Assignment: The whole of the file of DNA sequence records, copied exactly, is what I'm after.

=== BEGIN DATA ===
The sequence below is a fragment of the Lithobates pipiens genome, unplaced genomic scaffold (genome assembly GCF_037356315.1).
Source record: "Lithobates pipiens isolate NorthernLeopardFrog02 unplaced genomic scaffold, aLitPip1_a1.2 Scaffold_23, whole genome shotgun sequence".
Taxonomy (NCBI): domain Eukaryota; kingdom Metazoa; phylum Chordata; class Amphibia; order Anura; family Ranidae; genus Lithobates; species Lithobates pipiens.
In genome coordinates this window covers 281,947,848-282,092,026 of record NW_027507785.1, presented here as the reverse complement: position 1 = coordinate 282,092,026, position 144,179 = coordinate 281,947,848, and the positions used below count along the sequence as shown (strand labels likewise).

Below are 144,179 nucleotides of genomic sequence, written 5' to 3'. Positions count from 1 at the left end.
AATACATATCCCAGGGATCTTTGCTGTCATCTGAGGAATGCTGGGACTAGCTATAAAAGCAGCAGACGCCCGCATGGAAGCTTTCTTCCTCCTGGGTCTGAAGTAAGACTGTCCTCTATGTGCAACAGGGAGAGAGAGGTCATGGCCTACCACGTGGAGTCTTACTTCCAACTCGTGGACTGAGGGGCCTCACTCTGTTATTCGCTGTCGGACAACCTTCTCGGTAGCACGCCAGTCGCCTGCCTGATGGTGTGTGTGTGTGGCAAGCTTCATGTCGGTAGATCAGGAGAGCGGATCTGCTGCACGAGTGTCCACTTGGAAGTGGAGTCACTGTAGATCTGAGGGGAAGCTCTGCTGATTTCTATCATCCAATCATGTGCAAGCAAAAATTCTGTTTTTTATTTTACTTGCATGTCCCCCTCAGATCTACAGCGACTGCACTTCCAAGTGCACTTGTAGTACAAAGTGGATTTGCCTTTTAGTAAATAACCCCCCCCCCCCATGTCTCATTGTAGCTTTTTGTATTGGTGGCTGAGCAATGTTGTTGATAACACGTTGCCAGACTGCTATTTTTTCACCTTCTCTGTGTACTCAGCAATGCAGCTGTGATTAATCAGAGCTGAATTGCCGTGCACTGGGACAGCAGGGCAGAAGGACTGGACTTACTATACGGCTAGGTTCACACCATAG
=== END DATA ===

The sequence below is a fragment of the Lithobates pipiens genome, unplaced genomic scaffold (genome assembly GCF_037356315.1).
Source record: "Lithobates pipiens isolate NorthernLeopardFrog02 unplaced genomic scaffold, aLitPip1_a1.2 Scaffold_23, whole genome shotgun sequence".
Taxonomy (NCBI): domain Eukaryota; kingdom Metazoa; phylum Chordata; class Amphibia; order Anura; family Ranidae; genus Lithobates; species Lithobates pipiens.
In genome coordinates this window covers 281,947,848-282,092,026 of record NW_027507785.1, presented here as the reverse complement: position 1 = coordinate 282,092,026, position 144,179 = coordinate 281,947,848, and the positions used below count along the sequence as shown (strand labels likewise).

Below are 144,179 nucleotides of genomic sequence, written 5' to 3'. Positions count from 1 at the left end.
AATACATATCCCAGGGATCTTTGCTGTCATCTGAGGAATGCTGGGACTAGCTATAAAAGCAGCAGACGCCCGCATGGAAGCTTTCTTCCTCCTGGGTCTGAAGTAAGACTGTCCTCTATGTGCAACAGGGAGAGAGAGGTCATGGCCTACCACGTGGAGTCTTACTTCCAACTCGTGGACTGAGGGGCCTCACTCTGTTATTCGCTGTCGGACAACCTTCTCGGTAGCACGCCAGTCGCCTGCCTGATGGTGTGTGTGTGTGGCAAGCTTCATGTCGGTAGATCAGGAGAGCGGATCTGCTGCACGAGTGTCCACTTGGAAGTGGAGTCACTGTAGATCTGAGGGGAAGCTCTGCTGATTTCTATCATCCAATCATGTGCAAGCAAAAATTCTGTTTTTTATTTTACTTGCATGTCCCCCTCAGATCTACAGCGACTGCACTTCCAAGTGCACTTGTAGTACAAAGTGGATTTGCCTTTTAGTAAATAACCCCCCCCCCCCATGTCTCATTGTAGCTTTTTGTATTGGTGGCTGAGCAATGTTGTTGATAACACGTTGCCAGACTGCTATTTTTTCACCTTCTCTGTGTACTCAGCAATGCAGCTGTGATTAATCAGAGCTGAATTGCCGTGCACTGGGACAGCAGGGCAGAAGGACTGGACTTACTATACGGCTAGGTTCACACCATAG